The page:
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July 13, 2020

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English Court of Appeal judgment recognises the importance of industry standard ISDA Master Agreement terms when challenged by a competing jurisdiction clause in a financing agreement

The Court of Appeal has confirmed that a jurisdiction clause that elects the English courts in an ISDA Master Agreement prevails when the underlying swap transaction forms part of a wider financing arrangement that is subject to the jurisdiction of the Turin courts: BNP Paribas SA v Trattamento Rifiuti Metropolitani SPA [2019] EWCA Civ 768.

The case highlights many important points for market participants that enter into loan arrangements and linked hedging arrangements (typically interest rate and/or FX hedging products):

  • A loan agreement and an ISDA Master Agreement (which typically sets out the legal and commercial terms of a hedge) are different legal instruments that set out the terms of different financial products. The negotiated ISDA Master Agreement in this case stated that in the event of a conflict, the terms of the financing agreement prevailed. The Court found no such conflict for a variety of reasons, including that the two agreements documented distinct and separate legal relationships.
  • The commercial court “…considered the most powerful point of context to be the use of the ISDA documentation and the ISDA jurisdiction clause within it”. This is a powerful reinforcement of the legal certainty provided by the English law ISDA documentation framework irrespective of the jurisdiction of incorporation of the contracting parties (an Italian company and a French bank in this instance). The Court of Appeal confirmed the “acknowledged importance of interpreting the standard terms of the ISDA Master Agreement … to provide clarity, certainty and predictability”.
  • ISDA have relatively recently launched ISDA Master Agreements that are governed by the laws of jurisdictions other than England and New York, such as French law and Irish law (perhaps influenced by Brexit). The continued legal certainty that the English law governed ISDA Master Agreement continues to provide may mean market participants are reluctant to transition to the laws of jurisdictions that have not tested the terms of the ISDA Master Agreement and to courts that lack the specialist expertise of the English courts in this field.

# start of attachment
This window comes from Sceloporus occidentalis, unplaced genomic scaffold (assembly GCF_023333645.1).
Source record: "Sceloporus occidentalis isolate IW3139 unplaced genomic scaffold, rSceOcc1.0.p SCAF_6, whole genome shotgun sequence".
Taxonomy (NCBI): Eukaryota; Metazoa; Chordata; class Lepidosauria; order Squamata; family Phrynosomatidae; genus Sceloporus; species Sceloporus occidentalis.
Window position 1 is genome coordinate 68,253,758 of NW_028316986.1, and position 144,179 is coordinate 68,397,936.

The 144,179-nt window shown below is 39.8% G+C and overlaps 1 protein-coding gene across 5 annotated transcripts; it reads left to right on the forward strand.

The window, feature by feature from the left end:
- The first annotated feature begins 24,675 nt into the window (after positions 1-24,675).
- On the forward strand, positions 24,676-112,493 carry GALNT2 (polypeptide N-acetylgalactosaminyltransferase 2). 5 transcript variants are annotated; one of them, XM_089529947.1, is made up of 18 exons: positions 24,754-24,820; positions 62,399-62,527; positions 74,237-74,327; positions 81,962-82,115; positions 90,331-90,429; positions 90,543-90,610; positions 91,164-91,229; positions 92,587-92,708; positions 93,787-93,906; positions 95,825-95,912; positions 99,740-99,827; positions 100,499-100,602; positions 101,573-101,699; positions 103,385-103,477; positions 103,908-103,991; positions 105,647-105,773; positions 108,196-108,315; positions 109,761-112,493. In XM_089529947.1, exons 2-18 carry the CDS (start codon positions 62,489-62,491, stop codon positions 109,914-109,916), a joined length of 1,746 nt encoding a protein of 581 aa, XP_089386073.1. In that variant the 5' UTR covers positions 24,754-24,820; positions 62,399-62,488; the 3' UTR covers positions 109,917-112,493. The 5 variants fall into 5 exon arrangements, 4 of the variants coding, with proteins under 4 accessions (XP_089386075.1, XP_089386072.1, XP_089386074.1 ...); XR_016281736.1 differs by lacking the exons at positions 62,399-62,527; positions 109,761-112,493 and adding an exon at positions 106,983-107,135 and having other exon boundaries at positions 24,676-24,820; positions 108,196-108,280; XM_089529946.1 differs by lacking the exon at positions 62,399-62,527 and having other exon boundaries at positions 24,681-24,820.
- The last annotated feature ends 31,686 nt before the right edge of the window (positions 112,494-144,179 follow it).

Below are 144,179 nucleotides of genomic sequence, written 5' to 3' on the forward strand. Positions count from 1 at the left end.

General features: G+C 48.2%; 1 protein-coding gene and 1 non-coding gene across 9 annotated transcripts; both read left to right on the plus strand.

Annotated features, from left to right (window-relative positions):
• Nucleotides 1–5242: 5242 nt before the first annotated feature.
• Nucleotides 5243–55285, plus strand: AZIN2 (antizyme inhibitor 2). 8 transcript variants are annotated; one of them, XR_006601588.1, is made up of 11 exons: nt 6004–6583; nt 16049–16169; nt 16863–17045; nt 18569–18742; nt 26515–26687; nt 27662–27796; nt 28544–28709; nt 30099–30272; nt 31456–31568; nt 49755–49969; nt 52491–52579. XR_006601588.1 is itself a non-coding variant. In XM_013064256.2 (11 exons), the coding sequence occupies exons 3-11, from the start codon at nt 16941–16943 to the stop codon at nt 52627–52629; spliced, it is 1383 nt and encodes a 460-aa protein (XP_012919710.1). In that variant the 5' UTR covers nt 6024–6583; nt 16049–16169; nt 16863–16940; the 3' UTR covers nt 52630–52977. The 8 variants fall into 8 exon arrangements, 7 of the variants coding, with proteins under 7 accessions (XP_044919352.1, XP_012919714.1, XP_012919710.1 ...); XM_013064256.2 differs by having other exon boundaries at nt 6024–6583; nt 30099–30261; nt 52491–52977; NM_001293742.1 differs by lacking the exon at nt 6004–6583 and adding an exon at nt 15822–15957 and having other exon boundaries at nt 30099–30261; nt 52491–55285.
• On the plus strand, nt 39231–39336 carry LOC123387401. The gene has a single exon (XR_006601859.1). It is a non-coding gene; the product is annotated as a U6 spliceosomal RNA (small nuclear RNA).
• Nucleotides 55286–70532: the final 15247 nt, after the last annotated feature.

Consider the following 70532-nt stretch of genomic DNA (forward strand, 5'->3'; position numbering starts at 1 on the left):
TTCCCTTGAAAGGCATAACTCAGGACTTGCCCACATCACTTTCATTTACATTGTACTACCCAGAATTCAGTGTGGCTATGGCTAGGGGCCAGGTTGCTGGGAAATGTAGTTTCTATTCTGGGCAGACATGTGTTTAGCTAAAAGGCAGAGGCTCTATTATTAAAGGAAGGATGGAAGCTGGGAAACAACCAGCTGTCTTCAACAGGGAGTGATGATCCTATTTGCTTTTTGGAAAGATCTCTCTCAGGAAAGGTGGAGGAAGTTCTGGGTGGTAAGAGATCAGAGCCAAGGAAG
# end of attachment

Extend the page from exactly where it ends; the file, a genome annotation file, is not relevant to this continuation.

• In this case, the dispute was a perceived competition between jurisdiction clauses. It is arguable that other apparently duplicated terms in an ISDA Master Agreement and a credit agreement that together form a part of a wider financing arrangement, should be treated as separate contractual terms. Therefore if it is commercially agreed that only one set of legal terms (such as representations, covenants and events of default) should apply, the applicable contract should make that clear. The template contract terms in an ISDA Master Agreement and industry template loan documentation (such as that published by the Loan Market Association) are not the same.

This case is a reminder that ISDA Master Agreements should be carefully considered and negotiated as standalone agreements.


© Copyright 2020 Squire Patton Boggs (US) LLPNational Law Review, Volume IX, Number 255


About this Author

Jeremy Ladyman, Financial Services Lawyer, Squire Patton Boggs, Leeds Law Firm

Jeremy is a partner in our Financial Services Practice Group. He advises on a broad range of investment management, derivatives and financial services matters for a client base that includes banks, building societies, investment funds, pension trustees and corporates.

Jeremy trained and qualified at a magic circle firm where he worked for over four years. Jeremy has completed client secondments to Drax Power’s treasury team and to The Norinchukin Bank, where he supported the treasury and compliance teams in particular. 

+44 113 284 7250

Chris Webber specializes in resolving financial services disputes and regulatory investigations. He represents clients including banks, broker dealers, corporate trustees, bondholders, issuers, mortgage servicers, borrowers, insolvency office-holders, regulatory bodies, investment funds, and individuals. He also acts for corporate clients in contractual, investment, and shareholder disputes.

+44 20 7655 1655